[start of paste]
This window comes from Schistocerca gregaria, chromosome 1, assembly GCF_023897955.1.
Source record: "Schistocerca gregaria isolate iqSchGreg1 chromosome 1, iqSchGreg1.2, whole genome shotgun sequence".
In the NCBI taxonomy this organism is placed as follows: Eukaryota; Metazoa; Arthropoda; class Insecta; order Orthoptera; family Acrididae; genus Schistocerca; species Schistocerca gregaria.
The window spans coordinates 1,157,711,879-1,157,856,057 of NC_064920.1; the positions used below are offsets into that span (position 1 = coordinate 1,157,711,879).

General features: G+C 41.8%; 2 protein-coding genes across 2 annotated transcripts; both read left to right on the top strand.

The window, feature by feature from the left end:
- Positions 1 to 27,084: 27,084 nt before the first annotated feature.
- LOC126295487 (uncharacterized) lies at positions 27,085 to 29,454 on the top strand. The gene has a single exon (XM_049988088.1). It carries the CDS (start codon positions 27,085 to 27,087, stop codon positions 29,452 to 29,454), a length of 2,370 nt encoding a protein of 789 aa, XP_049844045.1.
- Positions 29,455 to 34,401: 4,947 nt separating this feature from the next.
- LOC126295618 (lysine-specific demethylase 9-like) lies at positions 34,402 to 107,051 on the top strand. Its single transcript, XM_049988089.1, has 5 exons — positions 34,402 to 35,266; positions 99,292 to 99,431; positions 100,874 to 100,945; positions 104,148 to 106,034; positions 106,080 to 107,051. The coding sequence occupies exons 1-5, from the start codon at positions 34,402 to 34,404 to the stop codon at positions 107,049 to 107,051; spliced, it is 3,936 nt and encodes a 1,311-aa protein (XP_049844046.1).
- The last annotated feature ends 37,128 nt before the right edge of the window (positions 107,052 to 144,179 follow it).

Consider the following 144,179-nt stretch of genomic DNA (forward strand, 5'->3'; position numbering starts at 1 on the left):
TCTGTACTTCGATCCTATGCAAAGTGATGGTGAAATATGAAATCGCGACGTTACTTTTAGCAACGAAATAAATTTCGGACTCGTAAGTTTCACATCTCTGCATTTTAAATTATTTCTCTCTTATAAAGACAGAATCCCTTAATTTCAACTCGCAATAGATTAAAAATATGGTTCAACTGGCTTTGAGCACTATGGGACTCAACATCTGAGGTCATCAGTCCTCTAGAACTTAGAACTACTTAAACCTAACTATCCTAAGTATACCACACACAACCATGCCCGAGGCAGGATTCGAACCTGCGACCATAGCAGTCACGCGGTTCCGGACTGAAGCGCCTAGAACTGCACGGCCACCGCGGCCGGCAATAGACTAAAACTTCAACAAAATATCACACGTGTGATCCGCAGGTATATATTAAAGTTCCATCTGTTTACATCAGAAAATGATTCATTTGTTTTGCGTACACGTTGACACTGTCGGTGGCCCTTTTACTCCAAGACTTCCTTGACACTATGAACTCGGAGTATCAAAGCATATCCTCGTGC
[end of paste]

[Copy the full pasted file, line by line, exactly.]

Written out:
This window comes from Schistocerca gregaria, chromosome 1, assembly GCF_023897955.1.
Source record: "Schistocerca gregaria isolate iqSchGreg1 chromosome 1, iqSchGreg1.2, whole genome shotgun sequence".
In the NCBI taxonomy this organism is placed as follows: Eukaryota; Metazoa; Arthropoda; class Insecta; order Orthoptera; family Acrididae; genus Schistocerca; species Schistocerca gregaria.
The window spans coordinates 1,157,711,879-1,157,856,057 of NC_064920.1; the positions used below are offsets into that span (position 1 = coordinate 1,157,711,879).

General features: G+C 41.8%; 2 protein-coding genes across 2 annotated transcripts; both read left to right on the top strand.

The window, feature by feature from the left end:
- Positions 1 to 27,084: 27,084 nt before the first annotated feature.
- LOC126295487 (uncharacterized) lies at positions 27,085 to 29,454 on the top strand. The gene has a single exon (XM_049988088.1). It carries the CDS (start codon positions 27,085 to 27,087, stop codon positions 29,452 to 29,454), a length of 2,370 nt encoding a protein of 789 aa, XP_049844045.1.
- Positions 29,455 to 34,401: 4,947 nt separating this feature from the next.
- LOC126295618 (lysine-specific demethylase 9-like) lies at positions 34,402 to 107,051 on the top strand. Its single transcript, XM_049988089.1, has 5 exons — positions 34,402 to 35,266; positions 99,292 to 99,431; positions 100,874 to 100,945; positions 104,148 to 106,034; positions 106,080 to 107,051. The coding sequence occupies exons 1-5, from the start codon at positions 34,402 to 34,404 to the stop codon at positions 107,049 to 107,051; spliced, it is 3,936 nt and encodes a 1,311-aa protein (XP_049844046.1).
- The last annotated feature ends 37,128 nt before the right edge of the window (positions 107,052 to 144,179 follow it).

Consider the following 144,179-nt stretch of genomic DNA (forward strand, 5'->3'; position numbering starts at 1 on the left):
TCTGTACTTCGATCCTATGCAAAGTGATGGTGAAATATGAAATCGCGACGTTACTTTTAGCAACGAAATAAATTTCGGACTCGTAAGTTTCACATCTCTGCATTTTAAATTATTTCTCTCTTATAAAGACAGAATCCCTTAATTTCAACTCGCAATAGATTAAAAATATGGTTCAACTGGCTTTGAGCACTATGGGACTCAACATCTGAGGTCATCAGTCCTCTAGAACTTAGAACTACTTAAACCTAACTATCCTAAGTATACCACACACAACCATGCCCGAGGCAGGATTCGAACCTGCGACCATAGCAGTCACGCGGTTCCGGACTGAAGCGCCTAGAACTGCACGGCCACCGCGGCCGGCAATAGACTAAAACTTCAACAAAATATCACACGTGTGATCCGCAGGTATATATTAAAGTTCCATCTGTTTACATCAGAAAATGATTCATTTGTTTTGCGTACACGTTGACACTGTCGGTGGCCCTTTTACTCCAAGACTTCCTTGACACTATGAACTCGGAGTATCAAAGCATATCCTCGTGC